Spotify, the world's largest music streaming company, and Universal Music Group said Tuesday they have signed a new multi-year global licence agreement.
Under the deal, the terms of which were not disclosed, Spotify's paying subscribers can have access to a new album by a Universal artist for a period of two weeks after its release, the two companies said in a joint statement.
But "singles are available on Spotify for all listeners," its chairman and CEO Daniel Ek said in the statement.
Since it was founded in 2008, the online music listening service has never been able to generate a net profit, with the majority of its turnover going to the rights holders such as artists, producers and record majors.
For its part, the Universal Music Group (UMG), the world's largest record label, will also get unprecedented access to data, "creating the foundation for new tools for artists and labels to expand, engage and build deeper connections with their fans."
The musicians will know better about their listeners' habits and profiles based on Spotify's data.
Lucian Grainge, UMG's chairman and CEO, underlined the need for the music industry to make Spotify profitable, as record music companies seek to limit its free services.
"Today, streaming represents the majority of the business. Our challenge is transforming that upturn into sustainable growth," Grainge said.
"Spotify, with its position in its market, has the ability to make deals with the major record companies and large internet operators," Jean-Emmanuel Verney, managing director at Paris-based Invest Securities, told AFP.
"If their business model becomes profitable, they will have even more power compared to their competitors. We have little data on Apple Music, Deezer or Napster, but we know that prospects for profitability are at Spotify," he added.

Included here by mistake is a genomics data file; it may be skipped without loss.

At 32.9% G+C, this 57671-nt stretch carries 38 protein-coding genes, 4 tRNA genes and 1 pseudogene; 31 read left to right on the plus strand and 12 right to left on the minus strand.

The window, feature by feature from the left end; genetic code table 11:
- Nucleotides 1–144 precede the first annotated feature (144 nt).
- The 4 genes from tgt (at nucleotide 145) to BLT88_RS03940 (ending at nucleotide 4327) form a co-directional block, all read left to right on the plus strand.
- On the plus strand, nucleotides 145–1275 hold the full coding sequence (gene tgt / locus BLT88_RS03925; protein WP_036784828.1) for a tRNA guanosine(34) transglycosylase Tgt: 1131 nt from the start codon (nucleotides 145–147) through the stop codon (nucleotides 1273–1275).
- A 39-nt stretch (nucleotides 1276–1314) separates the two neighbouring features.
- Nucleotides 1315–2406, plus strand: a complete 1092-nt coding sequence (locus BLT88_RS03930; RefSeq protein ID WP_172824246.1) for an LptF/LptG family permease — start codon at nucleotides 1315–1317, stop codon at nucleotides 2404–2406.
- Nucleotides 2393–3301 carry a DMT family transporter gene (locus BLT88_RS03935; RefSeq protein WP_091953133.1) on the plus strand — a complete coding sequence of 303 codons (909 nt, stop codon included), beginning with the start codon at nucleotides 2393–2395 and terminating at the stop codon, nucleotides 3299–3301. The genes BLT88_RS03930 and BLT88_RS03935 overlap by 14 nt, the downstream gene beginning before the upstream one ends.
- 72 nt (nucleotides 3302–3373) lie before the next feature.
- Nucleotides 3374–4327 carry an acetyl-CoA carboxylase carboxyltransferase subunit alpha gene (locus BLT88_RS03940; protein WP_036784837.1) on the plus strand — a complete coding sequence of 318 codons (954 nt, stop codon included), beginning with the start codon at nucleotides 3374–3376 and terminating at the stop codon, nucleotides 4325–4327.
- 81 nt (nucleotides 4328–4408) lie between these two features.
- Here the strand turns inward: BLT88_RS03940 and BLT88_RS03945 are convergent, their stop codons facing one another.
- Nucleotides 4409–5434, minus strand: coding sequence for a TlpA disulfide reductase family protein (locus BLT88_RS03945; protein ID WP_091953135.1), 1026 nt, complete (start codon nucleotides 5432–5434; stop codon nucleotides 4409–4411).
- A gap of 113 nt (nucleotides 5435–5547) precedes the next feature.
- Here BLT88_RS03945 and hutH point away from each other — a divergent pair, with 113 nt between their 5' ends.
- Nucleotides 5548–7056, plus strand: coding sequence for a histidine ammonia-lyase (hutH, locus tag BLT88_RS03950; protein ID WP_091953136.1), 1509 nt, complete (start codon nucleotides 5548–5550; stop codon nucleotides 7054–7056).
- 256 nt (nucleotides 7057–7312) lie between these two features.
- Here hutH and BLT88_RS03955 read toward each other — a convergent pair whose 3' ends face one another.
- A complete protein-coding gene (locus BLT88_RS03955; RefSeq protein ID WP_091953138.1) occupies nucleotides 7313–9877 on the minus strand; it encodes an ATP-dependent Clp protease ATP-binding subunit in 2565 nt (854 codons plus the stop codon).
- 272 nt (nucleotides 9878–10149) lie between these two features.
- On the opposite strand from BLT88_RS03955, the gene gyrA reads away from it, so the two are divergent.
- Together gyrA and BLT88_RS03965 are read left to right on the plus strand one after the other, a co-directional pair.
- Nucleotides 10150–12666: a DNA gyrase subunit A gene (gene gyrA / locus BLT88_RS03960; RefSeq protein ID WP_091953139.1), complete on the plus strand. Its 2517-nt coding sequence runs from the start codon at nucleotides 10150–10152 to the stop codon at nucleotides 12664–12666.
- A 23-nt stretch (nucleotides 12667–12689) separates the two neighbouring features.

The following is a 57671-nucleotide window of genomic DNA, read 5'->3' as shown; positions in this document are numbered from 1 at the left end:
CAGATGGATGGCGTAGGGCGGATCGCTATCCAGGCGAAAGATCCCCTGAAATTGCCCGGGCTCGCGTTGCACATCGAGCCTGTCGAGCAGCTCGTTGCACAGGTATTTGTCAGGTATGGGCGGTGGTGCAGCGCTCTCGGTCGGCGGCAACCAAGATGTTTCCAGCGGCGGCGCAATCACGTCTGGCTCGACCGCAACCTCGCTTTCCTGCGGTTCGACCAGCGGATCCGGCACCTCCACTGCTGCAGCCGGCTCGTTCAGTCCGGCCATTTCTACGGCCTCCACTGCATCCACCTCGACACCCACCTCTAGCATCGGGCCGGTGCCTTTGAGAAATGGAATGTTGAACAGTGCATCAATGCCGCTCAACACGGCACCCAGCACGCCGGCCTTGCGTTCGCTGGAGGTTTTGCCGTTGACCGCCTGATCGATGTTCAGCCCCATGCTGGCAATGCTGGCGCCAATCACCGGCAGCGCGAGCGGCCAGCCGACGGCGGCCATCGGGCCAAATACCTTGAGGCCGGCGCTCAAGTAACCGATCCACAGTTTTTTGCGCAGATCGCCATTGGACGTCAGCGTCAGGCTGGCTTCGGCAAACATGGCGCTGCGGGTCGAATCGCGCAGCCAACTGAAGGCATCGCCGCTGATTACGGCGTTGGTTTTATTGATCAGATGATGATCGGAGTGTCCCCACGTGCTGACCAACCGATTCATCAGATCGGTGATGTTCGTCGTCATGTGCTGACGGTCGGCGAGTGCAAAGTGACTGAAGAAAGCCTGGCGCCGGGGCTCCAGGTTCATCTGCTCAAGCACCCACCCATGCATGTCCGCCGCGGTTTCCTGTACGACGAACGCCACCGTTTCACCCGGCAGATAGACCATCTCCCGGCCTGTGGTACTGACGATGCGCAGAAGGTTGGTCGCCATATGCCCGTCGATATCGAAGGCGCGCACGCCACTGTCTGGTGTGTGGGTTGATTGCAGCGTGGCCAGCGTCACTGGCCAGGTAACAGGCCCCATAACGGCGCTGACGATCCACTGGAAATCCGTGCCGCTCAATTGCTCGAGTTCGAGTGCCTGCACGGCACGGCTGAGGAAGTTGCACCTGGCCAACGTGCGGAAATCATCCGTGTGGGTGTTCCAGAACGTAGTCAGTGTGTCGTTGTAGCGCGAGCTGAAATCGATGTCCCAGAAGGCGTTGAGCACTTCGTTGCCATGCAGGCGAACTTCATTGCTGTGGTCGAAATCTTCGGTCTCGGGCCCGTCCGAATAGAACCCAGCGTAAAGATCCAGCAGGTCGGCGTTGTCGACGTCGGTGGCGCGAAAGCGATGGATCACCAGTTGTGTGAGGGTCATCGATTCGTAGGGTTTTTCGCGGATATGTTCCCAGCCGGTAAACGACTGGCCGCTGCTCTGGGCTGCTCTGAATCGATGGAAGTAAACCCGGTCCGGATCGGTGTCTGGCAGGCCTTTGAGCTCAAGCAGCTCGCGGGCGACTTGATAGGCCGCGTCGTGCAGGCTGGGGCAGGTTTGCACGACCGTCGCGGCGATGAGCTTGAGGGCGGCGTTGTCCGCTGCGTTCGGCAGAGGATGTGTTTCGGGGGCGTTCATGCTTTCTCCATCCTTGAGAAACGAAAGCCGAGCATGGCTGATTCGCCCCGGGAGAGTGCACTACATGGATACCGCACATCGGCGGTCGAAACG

Share for artists?
Another crucial point is the artists' share of the cake, as some of them have complained over losing money because of music streaming.
In 2014, Taylor Swift, a UMG superstar, removed her albums from Spotify, saying it hurt her music sales.
"I think there should be an inherent value placed on art. I didn't see that happening, perception-wise, when I put my music on Spotify," Swift told Time magazine in 2014.
UMG, which controls labels like EMI, Capitol, Virgin, Polydor or Geffen, have signed record deals with such mega stars as Adele, Jay-Z, Lady Gaga, Massive Attack, Enrique Iglesias, Lana Del Rey and U2.
On this sensitive subject, Spotify's agreement with Universal remains unclear.
"Under the agreement, the companies will advance their partnership to ensure that streaming realises its full transformational potential for artists, labels and fans," the companies said in the statement.
Spotify, which is available in 60 markets, exceeded 50 million paying subscribers in early March.
It did not mention progress in negotiations with the two other majors companies, Sony and Warner.
"The fact that (Spotify) can become profitable will allow them to go very quickly on the stock market," Verney said.
"There's no reason why it should take time now."